Mr. Schmidt's costume store is bankrupt because he spends his time on Rube Goldberg-style inventions; the creditors send a young manager who falls for Schmidt's niece Louise, but she'll ... See full summary »
Phileas Fogg III, great grandson of the original Phileas Fogg, accepts a bet to duplicate his great grandfather's famous trip around the world in response to a challenge made by Randolph ... See full summary »
The stooges are witnesses at a trial where their friend, a dancer at a nightclub where they are musicians, is accused of murder. The stooges manage to disrupt the proceedings but save the ... See full summary »
The stooges are tricked out of their inheritance by Icabob Slipp, a crooked lawyer. The boys follow Slipp onto a passenger train and corner him, but not before they accidentally let a lion ... See full summary »
Ted Healy and the 3 Stooges are fired and evicted from a theatre because Ted is annoys women working there. They then get jobs as waiters at a night club. Chaos leads to destruction of the business. At the end, Ted pursues another woman.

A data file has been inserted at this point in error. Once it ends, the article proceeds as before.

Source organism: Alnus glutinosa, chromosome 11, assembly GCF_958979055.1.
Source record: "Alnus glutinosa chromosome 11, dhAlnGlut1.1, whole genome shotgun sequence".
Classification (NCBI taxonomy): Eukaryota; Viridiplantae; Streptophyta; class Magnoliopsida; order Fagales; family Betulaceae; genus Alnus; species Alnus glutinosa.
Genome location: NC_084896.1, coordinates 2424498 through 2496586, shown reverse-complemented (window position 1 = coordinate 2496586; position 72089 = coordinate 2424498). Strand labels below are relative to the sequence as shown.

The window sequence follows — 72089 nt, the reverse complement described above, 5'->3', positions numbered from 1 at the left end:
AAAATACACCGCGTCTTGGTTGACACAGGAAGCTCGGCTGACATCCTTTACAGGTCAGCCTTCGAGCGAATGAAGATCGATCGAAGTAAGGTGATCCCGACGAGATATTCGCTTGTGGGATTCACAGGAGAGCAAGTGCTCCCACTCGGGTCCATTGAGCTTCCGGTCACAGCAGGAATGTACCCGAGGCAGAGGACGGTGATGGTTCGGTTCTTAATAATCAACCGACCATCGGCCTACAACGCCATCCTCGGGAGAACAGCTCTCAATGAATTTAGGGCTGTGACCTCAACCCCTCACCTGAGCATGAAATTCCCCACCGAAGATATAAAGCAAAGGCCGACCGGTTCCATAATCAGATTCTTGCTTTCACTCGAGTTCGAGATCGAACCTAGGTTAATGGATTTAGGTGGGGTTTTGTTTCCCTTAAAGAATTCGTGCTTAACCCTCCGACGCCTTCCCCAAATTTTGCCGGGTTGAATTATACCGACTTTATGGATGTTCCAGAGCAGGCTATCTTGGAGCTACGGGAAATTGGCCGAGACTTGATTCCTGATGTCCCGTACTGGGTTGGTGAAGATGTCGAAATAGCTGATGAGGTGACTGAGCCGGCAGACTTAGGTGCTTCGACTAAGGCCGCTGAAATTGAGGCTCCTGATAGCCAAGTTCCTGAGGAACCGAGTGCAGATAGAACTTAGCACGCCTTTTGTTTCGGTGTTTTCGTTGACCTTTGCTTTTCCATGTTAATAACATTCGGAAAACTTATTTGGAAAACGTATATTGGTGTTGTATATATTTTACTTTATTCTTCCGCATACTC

Mr. Schmidt's costume store is bankrupt because he spends his time on Rube Goldberg-style inventions; the creditors send a young manager who falls for Schmidt's niece Louise, but she'll have none of him. Schmidt's friends Ted, Queenie, and some goofy firemen try to help out; things come to a slapstick head when Louise needs rescuing from a fire. Written by
Rod Crawford <email@example.com>
The real-life wives of The Three Stooges do not appear in this film, though the Stooges address their on-screen "wives" with the same names as their real wives. The rumor that their real-life wives appear in the film is probably because of the on-location candid pictures of the wives, Gertrude "Babe" Howard and Helen Howard appear in several books. The rumor may have also been started from incorrect information in one of those books. A picture of the Stooges and their on-screen "wives" appears in the book "The Three Stooges--The Triumphs and Tragedies of The Most Popular Comedy Team of All Time" by Jeff Forrester and Tom Forrester. See more »
When Ted and the Stooges leave after breaking the window of a tailor shop, the stuttering tailor yells "You have to buy me a new mirror", rather than "window". See more »
Everybody commenting here seems to forget about the fine character actor Charles Winninger, who unfortunately is one of the best things about this mediocre picture. Yeah, we Stooges fans only watched this to see our favorite slapstick guys in their very first exposure to film, and most of us already knew that Healy's semi-popularity as a comedian was a mystery. But there are indeed other things going on here, most notably the aforementioned Winninger, who's the funniest person in this film, most assuredly. Watch out for that gigantic boot!
5 of 8 people found this review helpful.
Was this review helpful to you?